A time series database, for storing and serving metrics.

Getting started


  • Prometheus runs on port 9090 by default.

Metric types


A histogram “is a graphical representation of the distribution of numerical data. It is a type of bar chart that shows the frequency or number of observations within different numerical ranges, called bins.” (or buckets, in Prometheus-speak).

Scores  | Distribution
90-100  | **
80-89   | ****
70-79   | *****
60-69   | ***
50-59   | *

A histogram metric consists of a few metrics:

  • _count: the total number of measurements
  • _sum: the sum of the values of all measurements
  • _bucket: counters for each bucket, identified by a le label (a label that describes the upper bounds of a bucket)

To use a histogram:

  • Use the histogram_quantile function to calculate quantiles from a histogram.


  • http_request_duration_seconds_count, http_request_duration_seconds_sum, http_request_duration_seconds_bucket


  • Counters end in _total


  • Gauges end in _bytes or _total
  • le is a label for the upper bounds of a histogram bucket

Terminology, terms of art

  • A vector is a one-dimensional list, of which there are two types:
    • Instant vector is a list of zero or more time series, each containing 1 sample, with its original timestamp and value.
    • Range vector is a list of zero or more time series, each containing many samples for each time series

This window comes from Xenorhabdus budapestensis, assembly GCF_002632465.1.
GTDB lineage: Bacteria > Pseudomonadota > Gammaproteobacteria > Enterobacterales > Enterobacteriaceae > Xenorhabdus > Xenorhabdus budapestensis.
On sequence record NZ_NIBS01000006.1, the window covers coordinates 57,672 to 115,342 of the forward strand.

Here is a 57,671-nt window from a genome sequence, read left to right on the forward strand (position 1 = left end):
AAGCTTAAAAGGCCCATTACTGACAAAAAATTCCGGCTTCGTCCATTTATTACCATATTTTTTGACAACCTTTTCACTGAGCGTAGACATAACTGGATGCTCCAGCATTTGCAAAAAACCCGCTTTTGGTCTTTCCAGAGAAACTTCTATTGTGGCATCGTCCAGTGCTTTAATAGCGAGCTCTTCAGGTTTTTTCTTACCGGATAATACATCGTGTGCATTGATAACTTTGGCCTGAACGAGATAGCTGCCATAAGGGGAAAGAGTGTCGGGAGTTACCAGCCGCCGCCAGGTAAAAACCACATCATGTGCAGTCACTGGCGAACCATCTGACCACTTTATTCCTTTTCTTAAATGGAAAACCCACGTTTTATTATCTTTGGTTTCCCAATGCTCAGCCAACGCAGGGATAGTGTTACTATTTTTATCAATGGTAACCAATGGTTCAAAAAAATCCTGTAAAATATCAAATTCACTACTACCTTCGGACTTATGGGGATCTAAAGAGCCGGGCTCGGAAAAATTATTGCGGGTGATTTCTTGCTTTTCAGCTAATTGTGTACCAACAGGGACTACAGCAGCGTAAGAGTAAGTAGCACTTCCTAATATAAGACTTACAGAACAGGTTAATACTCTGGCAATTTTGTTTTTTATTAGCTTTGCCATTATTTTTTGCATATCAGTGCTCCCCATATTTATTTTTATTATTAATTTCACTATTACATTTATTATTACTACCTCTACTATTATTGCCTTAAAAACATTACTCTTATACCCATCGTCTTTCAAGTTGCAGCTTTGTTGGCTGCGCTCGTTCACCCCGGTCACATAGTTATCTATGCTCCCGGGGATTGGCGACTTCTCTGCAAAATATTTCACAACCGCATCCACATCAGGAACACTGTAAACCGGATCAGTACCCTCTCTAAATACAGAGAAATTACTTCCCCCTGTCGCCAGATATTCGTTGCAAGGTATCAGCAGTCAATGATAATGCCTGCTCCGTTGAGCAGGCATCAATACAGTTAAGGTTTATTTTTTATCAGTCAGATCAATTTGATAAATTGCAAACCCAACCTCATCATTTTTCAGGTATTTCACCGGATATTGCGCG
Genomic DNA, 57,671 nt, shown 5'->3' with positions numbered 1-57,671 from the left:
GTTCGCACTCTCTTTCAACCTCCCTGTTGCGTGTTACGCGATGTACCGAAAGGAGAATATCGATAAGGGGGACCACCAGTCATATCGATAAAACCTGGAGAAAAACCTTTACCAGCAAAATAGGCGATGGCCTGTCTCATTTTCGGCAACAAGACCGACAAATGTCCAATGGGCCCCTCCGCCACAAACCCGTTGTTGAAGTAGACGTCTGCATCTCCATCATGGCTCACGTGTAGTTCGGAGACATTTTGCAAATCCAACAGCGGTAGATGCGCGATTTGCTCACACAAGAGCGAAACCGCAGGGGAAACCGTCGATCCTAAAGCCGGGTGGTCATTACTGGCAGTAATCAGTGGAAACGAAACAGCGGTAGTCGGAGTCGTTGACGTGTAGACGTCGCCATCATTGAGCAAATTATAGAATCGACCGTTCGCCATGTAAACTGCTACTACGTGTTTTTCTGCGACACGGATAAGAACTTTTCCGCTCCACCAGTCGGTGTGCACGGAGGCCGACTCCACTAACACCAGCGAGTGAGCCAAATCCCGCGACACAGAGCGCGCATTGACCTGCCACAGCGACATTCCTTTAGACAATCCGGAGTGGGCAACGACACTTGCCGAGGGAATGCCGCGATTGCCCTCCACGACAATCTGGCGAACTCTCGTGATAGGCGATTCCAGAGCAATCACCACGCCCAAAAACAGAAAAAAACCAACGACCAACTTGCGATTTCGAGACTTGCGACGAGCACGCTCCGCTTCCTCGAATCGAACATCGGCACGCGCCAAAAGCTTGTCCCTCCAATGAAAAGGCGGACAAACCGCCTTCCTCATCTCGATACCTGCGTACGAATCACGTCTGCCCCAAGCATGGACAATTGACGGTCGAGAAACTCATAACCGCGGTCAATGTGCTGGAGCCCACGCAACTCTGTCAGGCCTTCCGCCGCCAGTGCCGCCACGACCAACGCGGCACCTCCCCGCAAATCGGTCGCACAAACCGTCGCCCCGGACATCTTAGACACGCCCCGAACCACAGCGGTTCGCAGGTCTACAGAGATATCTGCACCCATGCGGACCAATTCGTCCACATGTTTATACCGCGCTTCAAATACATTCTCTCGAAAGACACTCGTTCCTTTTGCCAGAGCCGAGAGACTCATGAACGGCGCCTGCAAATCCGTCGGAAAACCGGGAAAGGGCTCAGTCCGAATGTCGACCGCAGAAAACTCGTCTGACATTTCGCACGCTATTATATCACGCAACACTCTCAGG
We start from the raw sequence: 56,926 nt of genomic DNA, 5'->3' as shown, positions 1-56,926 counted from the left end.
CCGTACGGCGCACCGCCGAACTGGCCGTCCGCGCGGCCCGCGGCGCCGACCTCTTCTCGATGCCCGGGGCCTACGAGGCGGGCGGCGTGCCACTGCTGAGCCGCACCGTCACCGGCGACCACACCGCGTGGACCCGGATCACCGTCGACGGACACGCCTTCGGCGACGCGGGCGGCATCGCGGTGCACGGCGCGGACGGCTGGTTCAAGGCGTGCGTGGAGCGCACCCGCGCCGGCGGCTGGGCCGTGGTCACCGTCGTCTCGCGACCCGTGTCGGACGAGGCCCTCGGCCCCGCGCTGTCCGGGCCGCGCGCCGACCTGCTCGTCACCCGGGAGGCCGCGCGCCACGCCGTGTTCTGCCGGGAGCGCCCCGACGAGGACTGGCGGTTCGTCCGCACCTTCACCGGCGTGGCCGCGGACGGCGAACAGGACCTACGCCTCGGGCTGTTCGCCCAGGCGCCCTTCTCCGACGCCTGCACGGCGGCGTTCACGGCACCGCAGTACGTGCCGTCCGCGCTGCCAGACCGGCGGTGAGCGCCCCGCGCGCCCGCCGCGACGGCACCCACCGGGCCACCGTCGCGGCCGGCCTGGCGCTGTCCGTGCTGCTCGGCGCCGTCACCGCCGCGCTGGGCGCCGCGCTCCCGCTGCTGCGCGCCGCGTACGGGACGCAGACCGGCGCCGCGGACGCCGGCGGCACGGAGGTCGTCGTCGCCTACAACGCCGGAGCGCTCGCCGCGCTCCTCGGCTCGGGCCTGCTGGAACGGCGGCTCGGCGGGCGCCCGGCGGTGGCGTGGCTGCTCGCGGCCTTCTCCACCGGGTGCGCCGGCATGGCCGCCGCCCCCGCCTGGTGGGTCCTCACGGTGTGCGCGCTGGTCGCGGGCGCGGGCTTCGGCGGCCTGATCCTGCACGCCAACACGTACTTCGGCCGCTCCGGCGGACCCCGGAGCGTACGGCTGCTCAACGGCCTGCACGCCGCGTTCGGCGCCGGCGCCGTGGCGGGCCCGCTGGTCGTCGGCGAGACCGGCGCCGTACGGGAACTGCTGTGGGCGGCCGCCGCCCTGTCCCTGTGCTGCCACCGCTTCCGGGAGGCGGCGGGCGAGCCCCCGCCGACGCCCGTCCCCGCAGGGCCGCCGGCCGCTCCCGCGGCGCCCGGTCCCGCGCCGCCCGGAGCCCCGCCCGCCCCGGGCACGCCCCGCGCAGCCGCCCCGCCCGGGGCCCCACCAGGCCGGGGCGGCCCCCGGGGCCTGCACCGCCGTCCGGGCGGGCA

• You almost always use a range vector with a function like rate or avg_over_time
  • Instant query - produces a table-like view, where you want to show the result of a PromQL query at a single point in time. 2
  • Scalar is a single numeric value, like 1.234, often used as some argument in a query


# Instant vector selector

# Range vector - many samples for each time series

# 'range:resolution' syntax - every 1 min for the last 30 min
max_over_time( rate(http_requests_total[5m])[30m:1m] )

Deploying on OpenShift 3.x

Deploying a wee Prometheus on OpenShift 3.11:

oc process -f https://raw.githubusercontent.com/openshift/origin/release-3.11/examples/prometheus/prometheus-standalone.yaml

oc create -f - <<HELLO
apiVersion: v1
kind: Secret
  name: prom
  prometheus.yml: |
      scrape_interval:     15s # Set the scrape interval to every 15 seconds. Default is every 1 minute.
      evaluation_interval: 15s # Evaluate rules every 15 seconds. The default is every 1 minute.
      # scrape_timeout is set to the global default (10s).

    # Alertmanager configuration
      - static_configs:
        - targets:
          # - alertmanager:9093

    # A scrape configuration containing exactly one endpoint to scrape:
    # Here it's Prometheus itself.
      # The job name is added as a label `job=` to any timeseries scraped from this config.
      - job_name: 'prometheus'

        # metrics_path defaults to '/metrics'
        # scheme defaults to 'http'.

        - targets: ['localhost:9090']

      # Scrape configuration for our hello world app
      - job_name: 'myapp'
        - targets: ['myapp:8080']

oc create -f - <<HELLO
apiVersion: v1
kind: Secret
  name: prom-alerts
  alertmanager.yml: |